TEHRAN, Young Journalists Club (YJC)-This kind of legislation has become a growing trend in states across the country. At least 13 have enacted similar laws since 2015, including Arizona, North Dakota and Kentucky.
The impetus behind the proposed law, some elected officials said, are recent surveys of Americans -- especially young Americans -- that show a striking lack of knowledge about how the U.S. government functions.
A 2016 study by the University of Pennsylvania, for example, showed that only 26 percent of people could name all three branches of government. And nearly one-third could not name a single branch.
"I think we're losing out a generation of people," said Sen. Dennis Kruse, a Republican who drafted the Indiana bill. "We just don't have people with common knowledge of our government systems anymore -- and where we came from."
Kruse, who is 72, said he remembers civics being an important part of his elementary and high school education. But, at some point, it stopped being taught.
"Somehow, our people today are not getting it," he said.
The change started in the late 1990s, when improving science, math and technology education became the focus of legislators around the country, said Lucian Spataro, chief academic officer of the Joe Foss Institute of Scottsdale, Ariz., which promotes civics education.
By the early 2000s, engineering was added to the list, and those disciplines were given a name -- STEM. Around the same time, then-President George W. Bush's No Child Left Behind education reform made standardized testing a fixture in American education.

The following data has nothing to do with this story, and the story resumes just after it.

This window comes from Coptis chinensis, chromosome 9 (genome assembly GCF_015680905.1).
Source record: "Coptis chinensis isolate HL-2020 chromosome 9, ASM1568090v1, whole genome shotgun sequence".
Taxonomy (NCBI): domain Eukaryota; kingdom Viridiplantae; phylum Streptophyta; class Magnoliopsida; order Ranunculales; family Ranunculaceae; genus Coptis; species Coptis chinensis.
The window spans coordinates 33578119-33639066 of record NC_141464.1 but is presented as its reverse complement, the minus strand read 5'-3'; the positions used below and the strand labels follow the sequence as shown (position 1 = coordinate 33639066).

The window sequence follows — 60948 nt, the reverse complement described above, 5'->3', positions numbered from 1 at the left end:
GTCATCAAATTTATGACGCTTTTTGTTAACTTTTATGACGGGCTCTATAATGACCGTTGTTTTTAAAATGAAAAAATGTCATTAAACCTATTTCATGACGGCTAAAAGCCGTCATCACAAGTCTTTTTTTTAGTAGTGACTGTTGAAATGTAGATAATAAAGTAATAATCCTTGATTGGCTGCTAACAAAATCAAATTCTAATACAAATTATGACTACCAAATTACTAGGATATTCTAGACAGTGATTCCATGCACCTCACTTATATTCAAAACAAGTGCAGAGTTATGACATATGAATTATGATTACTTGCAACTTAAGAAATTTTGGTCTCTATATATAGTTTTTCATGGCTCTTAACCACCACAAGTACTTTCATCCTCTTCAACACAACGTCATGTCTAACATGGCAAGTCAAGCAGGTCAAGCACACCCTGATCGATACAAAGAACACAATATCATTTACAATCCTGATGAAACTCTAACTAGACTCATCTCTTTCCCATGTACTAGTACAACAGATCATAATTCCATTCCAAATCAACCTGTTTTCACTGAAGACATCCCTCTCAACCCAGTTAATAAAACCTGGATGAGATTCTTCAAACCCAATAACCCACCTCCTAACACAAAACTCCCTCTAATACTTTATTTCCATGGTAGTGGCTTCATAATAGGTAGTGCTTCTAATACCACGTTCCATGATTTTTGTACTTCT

"The emphasis was on STEM and testing in those disciplines," Spataro said. "So, the money followed those tests. Over the decades, civics became secondary."
School rankings and even teachers' pay are based on the outcomes of the standardized STEM tests, Sparato added. Teachers have no choice but to prioritize those topics.
The Joe Foss Institute, and others like it, began pushing for civics education in 2014. And they support bills like the one now before Indiana lawmakers that require students sit for the same test immigrants take to become citizens.
For example, multiple-choice questions ask what Benjamin Franklin is famous for and what two rights in the Declaration of Independence are.
"Our goal is to shine a big bright light on civics and bring it back into schools so it's taught, funded and tested," Sparato said. "The citizenship test is a good place to start."
But though the statistics are hard to ignore, not everyone agrees that the citizenship test is the answer.
"I appreciate the sentiment, but one more test isn't going to solve this," said Teresa Meredith, the president of the Indiana State Teachers Association. "This problem is bigger than a citizenship test."
Meredith, who is a kindergarten teacher, said she agrees that civics education has fallen short because of the pressure on youngsters to pass standardized tests. But the solution, she said, is not another test.
"Instead of adding another test, what we really need to do is pull back on testing," Meredith said. "I learned all this in school because my teachers were able to teach with such joy. We need to get back to real, deep teaching, beyond what is needed to prepare for the test."
Others agree. The Indiana state Democrats said the bill "would do nothing beyond adding to the long list of exams that students already must pass to graduate." They also expressed concern that it would lower graduation rates for the state.